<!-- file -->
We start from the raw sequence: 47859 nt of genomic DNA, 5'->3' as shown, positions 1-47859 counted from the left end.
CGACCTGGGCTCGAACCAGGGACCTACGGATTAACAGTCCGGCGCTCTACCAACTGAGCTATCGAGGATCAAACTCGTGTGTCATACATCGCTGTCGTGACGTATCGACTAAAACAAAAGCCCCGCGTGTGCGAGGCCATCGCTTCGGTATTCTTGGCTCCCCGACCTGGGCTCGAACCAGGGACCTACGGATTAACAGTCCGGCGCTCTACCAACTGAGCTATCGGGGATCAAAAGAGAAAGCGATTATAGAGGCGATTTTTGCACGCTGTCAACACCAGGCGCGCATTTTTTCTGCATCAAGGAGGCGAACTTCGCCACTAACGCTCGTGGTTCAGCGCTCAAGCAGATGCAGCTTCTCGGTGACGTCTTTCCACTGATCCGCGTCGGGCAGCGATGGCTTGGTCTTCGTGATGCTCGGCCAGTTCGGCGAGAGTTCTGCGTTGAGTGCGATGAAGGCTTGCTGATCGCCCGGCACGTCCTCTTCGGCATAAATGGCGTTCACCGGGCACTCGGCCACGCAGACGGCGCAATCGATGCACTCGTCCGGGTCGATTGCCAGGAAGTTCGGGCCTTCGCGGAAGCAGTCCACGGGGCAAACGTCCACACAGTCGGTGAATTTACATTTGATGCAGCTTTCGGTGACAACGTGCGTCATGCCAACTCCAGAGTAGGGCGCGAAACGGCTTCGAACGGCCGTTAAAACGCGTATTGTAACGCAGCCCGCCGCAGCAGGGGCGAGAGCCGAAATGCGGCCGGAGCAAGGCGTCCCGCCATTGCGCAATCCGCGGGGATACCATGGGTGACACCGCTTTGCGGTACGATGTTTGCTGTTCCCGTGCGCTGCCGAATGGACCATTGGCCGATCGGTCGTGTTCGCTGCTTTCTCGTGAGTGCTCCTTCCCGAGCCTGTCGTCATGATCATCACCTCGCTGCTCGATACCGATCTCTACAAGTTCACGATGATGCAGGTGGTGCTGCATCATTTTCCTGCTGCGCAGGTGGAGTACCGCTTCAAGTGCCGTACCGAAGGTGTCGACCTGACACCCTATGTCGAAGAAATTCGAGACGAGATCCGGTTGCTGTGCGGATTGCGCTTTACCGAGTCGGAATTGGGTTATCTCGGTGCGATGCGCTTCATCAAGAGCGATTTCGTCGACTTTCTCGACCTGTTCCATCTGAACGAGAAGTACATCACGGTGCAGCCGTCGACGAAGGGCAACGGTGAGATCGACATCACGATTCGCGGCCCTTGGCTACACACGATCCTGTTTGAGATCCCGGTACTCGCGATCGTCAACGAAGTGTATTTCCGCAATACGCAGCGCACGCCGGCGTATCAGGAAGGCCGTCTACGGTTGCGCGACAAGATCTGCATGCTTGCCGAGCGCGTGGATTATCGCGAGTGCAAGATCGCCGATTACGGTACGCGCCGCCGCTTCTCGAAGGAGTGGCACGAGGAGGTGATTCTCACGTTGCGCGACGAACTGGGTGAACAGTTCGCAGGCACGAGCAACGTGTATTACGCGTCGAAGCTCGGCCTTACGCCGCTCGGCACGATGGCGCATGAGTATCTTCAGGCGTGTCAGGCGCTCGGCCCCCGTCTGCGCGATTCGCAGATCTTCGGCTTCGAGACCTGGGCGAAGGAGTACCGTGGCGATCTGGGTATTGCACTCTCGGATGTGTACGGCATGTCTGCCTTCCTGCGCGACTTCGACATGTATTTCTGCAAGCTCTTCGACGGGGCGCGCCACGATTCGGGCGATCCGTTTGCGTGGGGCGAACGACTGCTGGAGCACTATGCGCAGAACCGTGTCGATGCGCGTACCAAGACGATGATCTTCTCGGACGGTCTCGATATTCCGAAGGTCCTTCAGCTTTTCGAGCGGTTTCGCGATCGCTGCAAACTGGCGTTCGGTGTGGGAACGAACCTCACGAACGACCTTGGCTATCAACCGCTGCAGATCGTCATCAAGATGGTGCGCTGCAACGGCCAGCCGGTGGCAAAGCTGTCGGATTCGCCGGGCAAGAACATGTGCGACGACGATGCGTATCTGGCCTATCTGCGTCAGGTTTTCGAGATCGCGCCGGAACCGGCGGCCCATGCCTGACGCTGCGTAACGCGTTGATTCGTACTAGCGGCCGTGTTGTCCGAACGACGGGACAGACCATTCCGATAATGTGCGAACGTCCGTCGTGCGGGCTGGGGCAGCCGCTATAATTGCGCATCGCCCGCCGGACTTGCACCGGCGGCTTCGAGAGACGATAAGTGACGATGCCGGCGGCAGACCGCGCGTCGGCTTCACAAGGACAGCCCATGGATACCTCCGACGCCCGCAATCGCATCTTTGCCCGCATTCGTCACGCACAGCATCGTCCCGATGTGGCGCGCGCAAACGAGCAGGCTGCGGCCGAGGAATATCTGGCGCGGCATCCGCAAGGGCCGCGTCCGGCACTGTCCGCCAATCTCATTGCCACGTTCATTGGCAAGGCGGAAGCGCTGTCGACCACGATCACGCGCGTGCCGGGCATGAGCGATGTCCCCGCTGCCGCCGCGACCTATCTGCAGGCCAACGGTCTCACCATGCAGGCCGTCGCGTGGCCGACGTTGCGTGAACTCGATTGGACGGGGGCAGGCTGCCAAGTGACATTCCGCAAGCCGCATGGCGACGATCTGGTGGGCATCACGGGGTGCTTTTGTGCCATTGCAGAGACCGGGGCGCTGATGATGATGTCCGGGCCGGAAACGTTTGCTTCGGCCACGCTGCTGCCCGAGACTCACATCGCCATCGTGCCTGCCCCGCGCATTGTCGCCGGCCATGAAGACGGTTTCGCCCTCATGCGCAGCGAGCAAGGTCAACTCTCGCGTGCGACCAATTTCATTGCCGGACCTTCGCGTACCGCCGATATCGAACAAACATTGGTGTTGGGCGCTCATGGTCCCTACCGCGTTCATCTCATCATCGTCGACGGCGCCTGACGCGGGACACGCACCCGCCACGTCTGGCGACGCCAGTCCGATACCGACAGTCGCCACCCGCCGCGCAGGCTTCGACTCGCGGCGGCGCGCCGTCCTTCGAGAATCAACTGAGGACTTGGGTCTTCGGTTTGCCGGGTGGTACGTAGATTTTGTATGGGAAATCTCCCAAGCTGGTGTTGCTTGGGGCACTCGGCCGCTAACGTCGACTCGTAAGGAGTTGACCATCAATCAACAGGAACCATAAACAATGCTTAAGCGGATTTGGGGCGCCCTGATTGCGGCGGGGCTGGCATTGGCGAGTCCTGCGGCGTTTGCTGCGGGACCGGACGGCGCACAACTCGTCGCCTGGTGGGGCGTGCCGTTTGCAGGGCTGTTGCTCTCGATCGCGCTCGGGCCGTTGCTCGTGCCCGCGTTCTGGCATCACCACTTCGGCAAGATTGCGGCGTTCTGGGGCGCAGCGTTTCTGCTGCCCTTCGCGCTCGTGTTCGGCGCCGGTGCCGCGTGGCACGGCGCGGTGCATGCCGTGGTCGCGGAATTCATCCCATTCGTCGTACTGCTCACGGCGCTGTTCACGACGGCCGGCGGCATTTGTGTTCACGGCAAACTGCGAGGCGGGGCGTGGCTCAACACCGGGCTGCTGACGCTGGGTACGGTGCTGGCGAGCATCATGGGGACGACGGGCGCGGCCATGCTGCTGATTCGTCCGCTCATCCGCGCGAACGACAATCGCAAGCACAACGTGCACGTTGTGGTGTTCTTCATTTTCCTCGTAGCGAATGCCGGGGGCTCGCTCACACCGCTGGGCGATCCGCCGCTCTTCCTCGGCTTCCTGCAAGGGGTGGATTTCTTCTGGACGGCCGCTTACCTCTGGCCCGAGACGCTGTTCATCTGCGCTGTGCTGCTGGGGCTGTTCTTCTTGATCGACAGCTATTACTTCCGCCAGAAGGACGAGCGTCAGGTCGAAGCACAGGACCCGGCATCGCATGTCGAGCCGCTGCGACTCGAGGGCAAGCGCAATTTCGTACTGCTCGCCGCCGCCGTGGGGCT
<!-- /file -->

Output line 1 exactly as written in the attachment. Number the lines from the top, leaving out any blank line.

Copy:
We start from the raw sequence: 47859 nt of genomic DNA, 5'->3' as shown, positions 1-47859 counted from the left end.